Taking a Stand Against Junk Food in School: Why It’s Hard–But We Need to Anyway!
|February 28, 2013||Posted by Stacy under 100th Day of School, Classroom treats, Cupcakes, Food Nazis, Improving school food, Junk food in school, School parties, School policy, Sugar|
It’s February 28, and barring any unforeseen treats at school today, here’s a final tally of my first grader’s classroom junk food scores for the month: two frosted cupcakes; chocolate fudge; salt-water taffy; a bag of 100 Days of School trail mix consisting of candy corn, marshmallows, Cheez-Its, and yogurt-covered pretzels; and a big box filled with Valentine’s candy (mini candy bars, lollipops, Ring Pops, Starburst and more).* Needless to say, I am not happy.
I got up the nerve to email my son’s teacher about it yesterday (but to be clear, I do NOT feel like it is her fault; she has made an effort to limit junk food in the classroom). And I have had a letter to the school principal in my “Waiting to Be Sent” folder. It isn’t exactly one of my “Stop Feeding My Kids Junk Food at School!” rants but more of an impassioned plea. Still, I’m uneasy about sending it. You see, this speaking up stuff is hard for me. I hate being a squeaky wheel. I don’t like the thought of ruining anyone’s day. And I certainly don’t want to be branded a psycho food mom. But I believe that the issue is really important. I just can’t continue to look the other way.
Taking a stand against junk food in school can be a daunting proposition. No one wants to be that mom (or dad) who can’t go with the flow and let their kids have a treat once in a while (as naysayers like to say). But as we all know, crappy processed food doesn’t happen just once in awhile. It has become an everyday fixture in most kids’ diets—including my own, now that they’re in school. And parents who are willing to stand up and do something can be instrumental to creating a healthier school food culture.
I wish I had a dollar for every parent who wished for less junk food at school. If all of us spoke up, we would be a powerful force. Unfortunately, most will never say a word. Some may feel that they don’t have the time to get involved. Others don’t want to rock the boat or fear being viewed as the food police. And those who do speak up are sometimes scared off by the lackluster response that they get from school officials, teachers and other parents: Let’s just say not everyone gets excited about the notion of cutting back on cupcakes.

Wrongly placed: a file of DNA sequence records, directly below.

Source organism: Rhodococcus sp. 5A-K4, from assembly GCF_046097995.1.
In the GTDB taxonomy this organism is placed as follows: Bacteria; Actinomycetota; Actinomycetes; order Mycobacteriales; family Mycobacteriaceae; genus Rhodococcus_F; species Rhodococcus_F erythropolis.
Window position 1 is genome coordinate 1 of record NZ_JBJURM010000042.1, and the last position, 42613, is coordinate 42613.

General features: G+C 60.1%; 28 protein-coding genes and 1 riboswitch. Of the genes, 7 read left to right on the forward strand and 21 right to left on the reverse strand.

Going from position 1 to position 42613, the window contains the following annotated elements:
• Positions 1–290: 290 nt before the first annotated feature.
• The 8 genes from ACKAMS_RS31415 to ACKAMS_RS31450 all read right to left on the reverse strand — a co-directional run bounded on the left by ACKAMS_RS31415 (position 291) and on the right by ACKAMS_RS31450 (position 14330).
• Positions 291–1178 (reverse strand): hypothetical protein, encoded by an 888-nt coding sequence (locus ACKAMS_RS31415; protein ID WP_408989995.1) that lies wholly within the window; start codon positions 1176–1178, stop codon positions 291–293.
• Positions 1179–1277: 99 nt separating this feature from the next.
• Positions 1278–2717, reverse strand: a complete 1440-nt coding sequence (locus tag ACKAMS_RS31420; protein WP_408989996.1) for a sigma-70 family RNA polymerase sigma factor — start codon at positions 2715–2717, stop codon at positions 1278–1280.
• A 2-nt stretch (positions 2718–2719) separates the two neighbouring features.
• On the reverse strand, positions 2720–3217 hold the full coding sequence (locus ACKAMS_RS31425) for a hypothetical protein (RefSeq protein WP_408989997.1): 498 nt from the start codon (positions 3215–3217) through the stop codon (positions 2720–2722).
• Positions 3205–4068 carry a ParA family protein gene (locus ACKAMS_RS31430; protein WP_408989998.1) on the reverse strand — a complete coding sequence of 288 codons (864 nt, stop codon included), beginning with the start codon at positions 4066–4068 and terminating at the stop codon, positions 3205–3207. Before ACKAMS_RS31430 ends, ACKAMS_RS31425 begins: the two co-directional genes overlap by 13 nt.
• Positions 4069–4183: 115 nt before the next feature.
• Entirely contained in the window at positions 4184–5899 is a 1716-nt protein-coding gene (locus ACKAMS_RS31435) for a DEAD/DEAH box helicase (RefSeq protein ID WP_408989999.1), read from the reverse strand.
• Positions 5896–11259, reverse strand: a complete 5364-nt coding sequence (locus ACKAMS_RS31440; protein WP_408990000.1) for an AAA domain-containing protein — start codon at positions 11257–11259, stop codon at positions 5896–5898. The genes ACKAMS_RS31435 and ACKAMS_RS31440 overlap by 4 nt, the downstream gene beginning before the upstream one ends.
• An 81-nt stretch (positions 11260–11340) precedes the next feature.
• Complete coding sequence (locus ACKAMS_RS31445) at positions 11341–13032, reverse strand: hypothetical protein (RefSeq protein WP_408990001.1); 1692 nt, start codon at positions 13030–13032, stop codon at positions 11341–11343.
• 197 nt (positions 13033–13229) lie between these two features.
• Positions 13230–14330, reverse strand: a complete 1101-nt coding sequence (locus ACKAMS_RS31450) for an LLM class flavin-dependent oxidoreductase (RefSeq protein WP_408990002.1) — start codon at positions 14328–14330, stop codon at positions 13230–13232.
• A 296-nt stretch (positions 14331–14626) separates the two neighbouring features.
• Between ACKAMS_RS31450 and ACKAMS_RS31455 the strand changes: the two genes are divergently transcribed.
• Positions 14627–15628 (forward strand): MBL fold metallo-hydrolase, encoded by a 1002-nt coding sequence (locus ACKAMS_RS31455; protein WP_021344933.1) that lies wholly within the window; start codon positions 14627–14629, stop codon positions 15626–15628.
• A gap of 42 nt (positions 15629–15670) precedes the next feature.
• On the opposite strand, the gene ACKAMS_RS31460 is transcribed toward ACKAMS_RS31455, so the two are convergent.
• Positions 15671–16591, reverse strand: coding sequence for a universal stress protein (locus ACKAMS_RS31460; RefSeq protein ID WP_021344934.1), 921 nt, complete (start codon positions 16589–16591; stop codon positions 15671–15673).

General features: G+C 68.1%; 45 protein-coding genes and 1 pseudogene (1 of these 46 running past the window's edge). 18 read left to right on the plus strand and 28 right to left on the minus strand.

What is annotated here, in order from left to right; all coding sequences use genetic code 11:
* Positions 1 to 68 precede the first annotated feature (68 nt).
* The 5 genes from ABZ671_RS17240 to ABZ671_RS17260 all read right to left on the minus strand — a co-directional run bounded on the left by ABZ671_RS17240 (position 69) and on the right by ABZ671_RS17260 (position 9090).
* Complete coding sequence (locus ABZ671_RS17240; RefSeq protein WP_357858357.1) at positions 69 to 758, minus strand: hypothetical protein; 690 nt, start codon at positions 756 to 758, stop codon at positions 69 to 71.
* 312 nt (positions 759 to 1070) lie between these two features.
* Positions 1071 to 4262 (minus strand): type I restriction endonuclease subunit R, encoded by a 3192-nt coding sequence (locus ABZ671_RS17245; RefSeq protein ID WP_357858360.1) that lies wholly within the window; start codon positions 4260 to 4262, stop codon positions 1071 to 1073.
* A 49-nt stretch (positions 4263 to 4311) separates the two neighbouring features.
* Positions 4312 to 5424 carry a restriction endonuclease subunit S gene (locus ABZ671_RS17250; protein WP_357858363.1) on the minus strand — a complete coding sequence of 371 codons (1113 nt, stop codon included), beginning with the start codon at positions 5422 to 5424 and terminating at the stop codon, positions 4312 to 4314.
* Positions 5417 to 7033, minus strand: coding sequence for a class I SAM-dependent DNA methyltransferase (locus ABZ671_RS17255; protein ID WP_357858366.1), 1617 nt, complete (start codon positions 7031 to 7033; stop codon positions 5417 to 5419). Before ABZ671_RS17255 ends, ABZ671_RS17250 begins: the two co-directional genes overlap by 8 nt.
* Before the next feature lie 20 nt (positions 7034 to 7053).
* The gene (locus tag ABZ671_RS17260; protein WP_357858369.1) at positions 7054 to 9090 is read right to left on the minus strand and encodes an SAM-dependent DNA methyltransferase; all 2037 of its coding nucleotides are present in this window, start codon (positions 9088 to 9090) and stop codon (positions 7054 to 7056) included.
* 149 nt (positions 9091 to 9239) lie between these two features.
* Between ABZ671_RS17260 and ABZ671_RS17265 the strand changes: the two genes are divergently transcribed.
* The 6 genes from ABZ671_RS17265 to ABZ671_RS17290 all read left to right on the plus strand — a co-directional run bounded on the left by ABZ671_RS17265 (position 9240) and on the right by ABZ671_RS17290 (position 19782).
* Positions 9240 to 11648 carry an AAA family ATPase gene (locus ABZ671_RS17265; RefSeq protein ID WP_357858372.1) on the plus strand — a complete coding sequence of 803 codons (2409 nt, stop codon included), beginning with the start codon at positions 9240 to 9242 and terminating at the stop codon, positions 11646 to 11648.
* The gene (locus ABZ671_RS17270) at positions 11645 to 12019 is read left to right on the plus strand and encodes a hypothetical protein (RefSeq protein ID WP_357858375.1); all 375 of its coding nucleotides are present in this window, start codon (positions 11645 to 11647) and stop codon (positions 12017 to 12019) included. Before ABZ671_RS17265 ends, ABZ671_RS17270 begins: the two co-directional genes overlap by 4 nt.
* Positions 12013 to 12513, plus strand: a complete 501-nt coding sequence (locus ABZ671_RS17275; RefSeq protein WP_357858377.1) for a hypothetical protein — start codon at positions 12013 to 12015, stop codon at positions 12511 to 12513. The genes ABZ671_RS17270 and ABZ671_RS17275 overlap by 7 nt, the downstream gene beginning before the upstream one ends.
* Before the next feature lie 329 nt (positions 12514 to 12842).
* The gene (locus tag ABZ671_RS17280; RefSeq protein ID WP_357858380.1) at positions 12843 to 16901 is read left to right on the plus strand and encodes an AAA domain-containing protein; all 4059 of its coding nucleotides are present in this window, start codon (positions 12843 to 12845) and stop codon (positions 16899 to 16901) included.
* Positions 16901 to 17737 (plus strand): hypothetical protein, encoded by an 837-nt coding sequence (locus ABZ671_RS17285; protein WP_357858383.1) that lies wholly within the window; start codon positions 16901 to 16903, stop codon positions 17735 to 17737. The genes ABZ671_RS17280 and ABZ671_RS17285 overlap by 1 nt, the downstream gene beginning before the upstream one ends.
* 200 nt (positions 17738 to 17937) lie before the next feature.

Fighting for healthier school food can feel like swimming upstream. And when others resist, it’s really easy to start doubting yourself. “Change scares the heck out of people and people are very emotional about food,” wrote long-time school food reformist Nancy Huehnergarth to me in a recent email. “I’ve been called radical, Food Nazi, macrobiotic wacko and other choice things. Since I know what I’m doing is right and the people who say such things are ignorant of the facts, I just ignore the insults.” If you do experience any push back, it’s important to remind yourself that the scientific evidence on YOUR side.
“We are moving in the right direction,” adds Heuhnergarth, co-founder of the New York State Healthy Eating and Physical Activity Alliance. “Change is slow but without people like you, there would never be any. Without people fighting at the local level, we are doomed. So keep up the good fight!”